LOOKS LIKE RAIN as I head out in the morning for a weekend bike ride, which reminds me of rain forests, which reminds me of my March trip to Costa Rica. It was for an audit, not a pleasure trip (ah, the burdens of work life), but I managed to get a couple of good runs in while I was there.
In Costa Rica, year-round you can roll out of bed at 6:30 a.m., toss on a shirt and shorts, and go running. The sun is already up and many people are already on the road, either heading to work or getting in morning exercise. Based on the number of other runners and cyclists I saw, I could have been back in Ann Arbor. (Except for the tropical plants and volcanoes. And the whole Spanish language thing.)
That said, there are a few caveats. The roads can be narrow and uneven in quality, and traffic laws are often interpreted as well-meaning annoyances. I was riding with a workmate one day and after stopping at a full red light, he proceeded to drive on through. “Why did you do that?” I asked. He replied that such things were okay on Sundays, which I might have accepted had it not been a Monday.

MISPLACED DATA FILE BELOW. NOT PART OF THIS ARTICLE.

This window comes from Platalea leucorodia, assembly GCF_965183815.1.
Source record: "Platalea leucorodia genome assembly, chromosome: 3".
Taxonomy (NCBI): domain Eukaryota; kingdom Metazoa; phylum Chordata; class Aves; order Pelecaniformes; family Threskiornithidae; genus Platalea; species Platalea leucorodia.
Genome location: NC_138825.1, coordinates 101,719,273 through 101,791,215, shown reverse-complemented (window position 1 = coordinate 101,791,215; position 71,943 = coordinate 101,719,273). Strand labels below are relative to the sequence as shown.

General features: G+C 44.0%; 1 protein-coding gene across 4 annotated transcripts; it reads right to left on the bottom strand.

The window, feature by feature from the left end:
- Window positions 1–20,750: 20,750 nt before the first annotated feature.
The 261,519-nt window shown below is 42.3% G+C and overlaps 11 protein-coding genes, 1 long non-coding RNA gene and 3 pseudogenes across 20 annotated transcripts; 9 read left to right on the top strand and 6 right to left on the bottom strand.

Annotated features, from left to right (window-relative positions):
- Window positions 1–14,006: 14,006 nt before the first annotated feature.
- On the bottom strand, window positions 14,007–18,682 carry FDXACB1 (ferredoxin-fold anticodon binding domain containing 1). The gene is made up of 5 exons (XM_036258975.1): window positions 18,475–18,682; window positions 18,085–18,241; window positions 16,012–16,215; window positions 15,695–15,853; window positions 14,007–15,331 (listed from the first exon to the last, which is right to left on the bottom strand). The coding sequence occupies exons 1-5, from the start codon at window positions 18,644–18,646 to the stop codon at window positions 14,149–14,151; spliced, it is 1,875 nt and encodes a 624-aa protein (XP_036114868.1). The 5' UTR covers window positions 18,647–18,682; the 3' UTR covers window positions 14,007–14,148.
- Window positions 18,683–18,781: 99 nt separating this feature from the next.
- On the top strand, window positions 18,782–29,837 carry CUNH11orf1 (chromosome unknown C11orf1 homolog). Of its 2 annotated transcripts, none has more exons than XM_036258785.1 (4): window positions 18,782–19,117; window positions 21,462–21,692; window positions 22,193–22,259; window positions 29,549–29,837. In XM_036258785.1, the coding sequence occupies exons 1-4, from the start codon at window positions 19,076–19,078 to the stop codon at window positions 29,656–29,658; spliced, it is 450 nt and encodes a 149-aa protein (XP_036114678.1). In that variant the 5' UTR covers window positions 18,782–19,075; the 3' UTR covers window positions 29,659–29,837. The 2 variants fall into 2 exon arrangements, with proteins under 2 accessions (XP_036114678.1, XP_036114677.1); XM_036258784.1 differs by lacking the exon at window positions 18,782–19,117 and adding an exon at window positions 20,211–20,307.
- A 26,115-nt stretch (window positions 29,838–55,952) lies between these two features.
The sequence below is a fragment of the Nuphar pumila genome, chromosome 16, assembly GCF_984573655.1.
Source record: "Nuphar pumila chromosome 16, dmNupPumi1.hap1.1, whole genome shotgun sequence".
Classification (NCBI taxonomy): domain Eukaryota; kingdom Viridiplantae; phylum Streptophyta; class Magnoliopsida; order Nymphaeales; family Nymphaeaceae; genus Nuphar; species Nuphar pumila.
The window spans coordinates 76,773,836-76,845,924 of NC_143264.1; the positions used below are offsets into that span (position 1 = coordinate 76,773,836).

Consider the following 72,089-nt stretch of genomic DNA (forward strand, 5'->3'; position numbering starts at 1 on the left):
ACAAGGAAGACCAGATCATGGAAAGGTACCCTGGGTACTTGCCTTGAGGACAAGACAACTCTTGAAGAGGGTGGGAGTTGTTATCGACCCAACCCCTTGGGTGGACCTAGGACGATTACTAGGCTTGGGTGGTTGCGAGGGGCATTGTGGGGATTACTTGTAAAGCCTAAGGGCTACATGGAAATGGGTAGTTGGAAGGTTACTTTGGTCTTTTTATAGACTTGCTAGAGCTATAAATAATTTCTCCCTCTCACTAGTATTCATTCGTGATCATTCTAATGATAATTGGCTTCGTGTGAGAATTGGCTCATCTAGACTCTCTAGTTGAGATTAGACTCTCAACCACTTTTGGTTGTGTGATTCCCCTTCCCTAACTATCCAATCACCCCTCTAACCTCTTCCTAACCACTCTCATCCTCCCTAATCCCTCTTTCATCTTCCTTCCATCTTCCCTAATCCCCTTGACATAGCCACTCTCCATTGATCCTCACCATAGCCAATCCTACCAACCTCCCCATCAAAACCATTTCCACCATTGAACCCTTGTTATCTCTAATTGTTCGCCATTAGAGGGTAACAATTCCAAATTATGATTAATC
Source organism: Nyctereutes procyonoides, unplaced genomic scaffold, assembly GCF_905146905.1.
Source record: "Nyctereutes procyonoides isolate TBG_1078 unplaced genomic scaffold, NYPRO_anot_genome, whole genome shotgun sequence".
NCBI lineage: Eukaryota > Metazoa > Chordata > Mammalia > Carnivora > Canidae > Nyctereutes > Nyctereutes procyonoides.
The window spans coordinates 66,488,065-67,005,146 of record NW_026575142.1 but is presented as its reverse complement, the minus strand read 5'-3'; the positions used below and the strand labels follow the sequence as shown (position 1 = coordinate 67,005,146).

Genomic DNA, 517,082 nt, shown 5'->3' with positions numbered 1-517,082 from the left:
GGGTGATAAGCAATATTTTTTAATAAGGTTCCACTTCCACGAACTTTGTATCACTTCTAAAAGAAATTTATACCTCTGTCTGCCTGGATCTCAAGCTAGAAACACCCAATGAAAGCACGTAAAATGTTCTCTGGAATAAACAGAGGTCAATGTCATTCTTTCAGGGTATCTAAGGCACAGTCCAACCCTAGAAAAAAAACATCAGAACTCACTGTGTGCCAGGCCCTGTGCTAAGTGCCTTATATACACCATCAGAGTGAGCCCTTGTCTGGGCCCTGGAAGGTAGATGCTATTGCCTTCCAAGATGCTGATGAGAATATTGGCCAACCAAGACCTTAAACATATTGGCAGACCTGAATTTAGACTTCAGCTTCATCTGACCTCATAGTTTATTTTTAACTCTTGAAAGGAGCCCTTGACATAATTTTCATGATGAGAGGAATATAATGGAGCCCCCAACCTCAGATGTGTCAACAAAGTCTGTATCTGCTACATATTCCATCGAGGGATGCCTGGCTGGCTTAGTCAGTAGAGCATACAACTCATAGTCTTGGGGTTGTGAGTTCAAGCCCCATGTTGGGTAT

Running in Costa Rica requires you to keep one eye on what’s ahead of you, one eye on where your feet are landing, and one eye on what may be coming at you from any particular direction. As that is one eye more than most of us have, this presents something of a problem.
I think a few photos will illustrate the situation well.
Yet even keeping all this in mind, it is possible for “stuff to happen”. The final morning I was there, I got in a quick six-miler before heading to the office. For most of the run, all was well, and I almost managed not to get lost. But when in unfamiliar territory in Costa Rica, there is a rule for finding your way back: if you are heading uphill, go downhill, and vice versa. So I headed downhill and got back on track. I was el hombre! And then a school bus turned onto the street ahead of me.
As the road was narrow with no sidewalk, I jogged to the other side of the road to get out of the way. But as I was watching the bus, I took my eyes off the road. Sensing its opportunity, the curb leaped up and grabbed my foot, and I took a rather nasty spill. I jumped to my feet to show that I was (mostly) okay, but I’m sure the kids on the bus had a pretty good laugh.
But things turned out okay. When I got back to the hotel, scraped up and bleeding a bit, I found out that our ISO auditor is also a trained first responder. And no non-conformances in his report, either. Can’t ask for much better than that.
One thought on “The Perils of Paradise”
ouch! I don’t like taking spills, anywhere, but, somehow, it’s a bit worse for me when it’s in another country. Very ego-deflating, somehow.